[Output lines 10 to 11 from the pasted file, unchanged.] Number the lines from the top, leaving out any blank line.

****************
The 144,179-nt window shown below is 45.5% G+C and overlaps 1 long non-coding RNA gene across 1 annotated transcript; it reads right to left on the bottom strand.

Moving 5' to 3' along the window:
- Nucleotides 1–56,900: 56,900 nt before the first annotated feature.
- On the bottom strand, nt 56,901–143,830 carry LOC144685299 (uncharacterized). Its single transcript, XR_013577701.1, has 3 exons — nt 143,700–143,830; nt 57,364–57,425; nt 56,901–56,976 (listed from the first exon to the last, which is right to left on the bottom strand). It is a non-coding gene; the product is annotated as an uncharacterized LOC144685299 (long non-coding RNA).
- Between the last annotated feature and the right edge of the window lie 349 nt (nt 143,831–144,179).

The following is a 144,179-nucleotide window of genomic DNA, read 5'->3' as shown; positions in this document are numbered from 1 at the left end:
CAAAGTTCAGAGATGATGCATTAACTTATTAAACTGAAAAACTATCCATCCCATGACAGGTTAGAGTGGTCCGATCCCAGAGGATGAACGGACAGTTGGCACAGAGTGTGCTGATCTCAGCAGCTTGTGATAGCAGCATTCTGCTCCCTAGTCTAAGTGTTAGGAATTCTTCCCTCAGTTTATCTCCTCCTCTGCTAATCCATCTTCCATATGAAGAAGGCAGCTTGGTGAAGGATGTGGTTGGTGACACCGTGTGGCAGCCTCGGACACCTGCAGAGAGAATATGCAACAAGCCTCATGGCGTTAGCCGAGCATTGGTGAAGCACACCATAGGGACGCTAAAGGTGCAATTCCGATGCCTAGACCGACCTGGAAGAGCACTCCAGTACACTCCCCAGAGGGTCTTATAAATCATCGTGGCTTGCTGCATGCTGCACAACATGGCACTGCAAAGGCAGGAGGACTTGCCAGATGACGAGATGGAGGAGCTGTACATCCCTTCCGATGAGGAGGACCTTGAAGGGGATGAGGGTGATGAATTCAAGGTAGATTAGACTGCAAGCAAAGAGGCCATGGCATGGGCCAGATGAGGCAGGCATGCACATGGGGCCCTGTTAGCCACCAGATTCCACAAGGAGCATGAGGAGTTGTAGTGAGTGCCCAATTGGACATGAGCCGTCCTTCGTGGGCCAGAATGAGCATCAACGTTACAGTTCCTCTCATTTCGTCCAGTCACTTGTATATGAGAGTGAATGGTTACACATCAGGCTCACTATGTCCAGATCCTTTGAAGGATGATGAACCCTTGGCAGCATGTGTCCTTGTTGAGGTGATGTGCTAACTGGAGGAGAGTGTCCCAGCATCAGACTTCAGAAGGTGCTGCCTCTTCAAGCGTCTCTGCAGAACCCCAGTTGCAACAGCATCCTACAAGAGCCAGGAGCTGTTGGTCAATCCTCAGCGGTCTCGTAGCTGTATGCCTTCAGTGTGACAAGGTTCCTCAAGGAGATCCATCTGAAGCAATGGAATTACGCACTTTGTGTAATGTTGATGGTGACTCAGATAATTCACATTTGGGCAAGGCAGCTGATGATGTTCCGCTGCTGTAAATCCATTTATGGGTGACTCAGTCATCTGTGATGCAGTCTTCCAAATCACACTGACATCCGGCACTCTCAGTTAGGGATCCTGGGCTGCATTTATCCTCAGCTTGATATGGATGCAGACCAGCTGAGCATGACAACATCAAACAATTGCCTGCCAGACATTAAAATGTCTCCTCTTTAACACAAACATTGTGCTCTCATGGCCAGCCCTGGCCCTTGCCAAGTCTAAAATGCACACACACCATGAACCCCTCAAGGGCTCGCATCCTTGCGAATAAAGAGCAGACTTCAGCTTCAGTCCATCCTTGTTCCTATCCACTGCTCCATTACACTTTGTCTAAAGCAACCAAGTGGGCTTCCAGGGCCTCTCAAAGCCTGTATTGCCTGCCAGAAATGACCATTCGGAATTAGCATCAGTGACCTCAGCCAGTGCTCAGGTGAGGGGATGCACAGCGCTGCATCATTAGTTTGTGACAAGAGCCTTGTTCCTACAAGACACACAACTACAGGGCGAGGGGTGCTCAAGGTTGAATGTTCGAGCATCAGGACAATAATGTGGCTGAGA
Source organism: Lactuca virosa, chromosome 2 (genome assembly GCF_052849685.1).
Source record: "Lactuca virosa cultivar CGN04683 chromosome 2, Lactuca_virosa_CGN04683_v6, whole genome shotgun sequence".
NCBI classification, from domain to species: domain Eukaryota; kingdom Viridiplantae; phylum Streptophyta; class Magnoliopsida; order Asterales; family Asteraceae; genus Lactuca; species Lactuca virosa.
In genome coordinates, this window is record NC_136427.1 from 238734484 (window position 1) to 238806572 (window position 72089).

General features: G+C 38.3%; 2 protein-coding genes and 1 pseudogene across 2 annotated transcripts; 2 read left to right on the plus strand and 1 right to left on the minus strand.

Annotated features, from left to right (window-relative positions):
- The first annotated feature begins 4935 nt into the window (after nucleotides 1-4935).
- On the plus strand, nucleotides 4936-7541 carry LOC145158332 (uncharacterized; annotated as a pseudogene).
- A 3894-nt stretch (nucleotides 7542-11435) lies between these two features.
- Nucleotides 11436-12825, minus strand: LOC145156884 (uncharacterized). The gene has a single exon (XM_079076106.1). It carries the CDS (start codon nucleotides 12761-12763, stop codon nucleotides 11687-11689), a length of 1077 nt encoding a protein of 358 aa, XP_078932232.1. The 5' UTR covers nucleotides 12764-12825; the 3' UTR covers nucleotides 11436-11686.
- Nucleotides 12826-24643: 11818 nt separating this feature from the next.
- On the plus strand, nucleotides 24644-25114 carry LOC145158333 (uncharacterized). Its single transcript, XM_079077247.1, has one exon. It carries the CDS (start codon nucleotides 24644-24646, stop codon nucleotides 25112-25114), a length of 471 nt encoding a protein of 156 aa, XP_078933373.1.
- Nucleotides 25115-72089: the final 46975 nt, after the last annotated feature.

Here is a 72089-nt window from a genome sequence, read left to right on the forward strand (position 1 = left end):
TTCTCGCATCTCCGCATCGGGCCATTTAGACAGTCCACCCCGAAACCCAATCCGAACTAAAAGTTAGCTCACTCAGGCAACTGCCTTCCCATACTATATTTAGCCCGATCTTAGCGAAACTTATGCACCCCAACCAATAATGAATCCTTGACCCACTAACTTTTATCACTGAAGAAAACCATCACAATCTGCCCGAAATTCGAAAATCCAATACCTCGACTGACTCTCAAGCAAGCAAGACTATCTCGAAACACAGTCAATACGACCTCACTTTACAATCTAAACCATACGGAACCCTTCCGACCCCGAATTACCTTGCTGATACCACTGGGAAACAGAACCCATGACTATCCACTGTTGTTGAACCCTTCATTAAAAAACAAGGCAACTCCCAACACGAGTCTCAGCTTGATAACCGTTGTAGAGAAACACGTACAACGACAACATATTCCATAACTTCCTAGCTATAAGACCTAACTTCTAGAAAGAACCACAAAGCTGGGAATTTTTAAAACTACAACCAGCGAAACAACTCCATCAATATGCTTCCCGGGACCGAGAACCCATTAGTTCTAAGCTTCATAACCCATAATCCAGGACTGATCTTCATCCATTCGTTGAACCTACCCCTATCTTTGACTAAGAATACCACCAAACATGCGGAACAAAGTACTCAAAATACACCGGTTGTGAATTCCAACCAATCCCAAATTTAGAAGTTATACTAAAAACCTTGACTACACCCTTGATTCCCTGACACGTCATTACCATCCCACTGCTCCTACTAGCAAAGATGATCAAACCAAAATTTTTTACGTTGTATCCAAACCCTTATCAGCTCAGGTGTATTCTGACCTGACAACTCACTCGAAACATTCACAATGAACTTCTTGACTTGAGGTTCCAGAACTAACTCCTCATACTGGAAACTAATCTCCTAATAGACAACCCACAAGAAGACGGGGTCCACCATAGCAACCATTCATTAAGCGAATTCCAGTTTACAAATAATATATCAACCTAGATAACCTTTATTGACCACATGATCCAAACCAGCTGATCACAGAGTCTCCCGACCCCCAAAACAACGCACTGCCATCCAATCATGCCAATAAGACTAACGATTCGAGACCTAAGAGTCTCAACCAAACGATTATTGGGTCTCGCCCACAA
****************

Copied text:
NCBI classification, from domain to species: domain Eukaryota; kingdom Viridiplantae; phylum Streptophyta; class Magnoliopsida; order Asterales; family Asteraceae; genus Lactuca; species Lactuca virosa.
In genome coordinates, this window is record NC_136427.1 from 238734484 (window position 1) to 238806572 (window position 72089).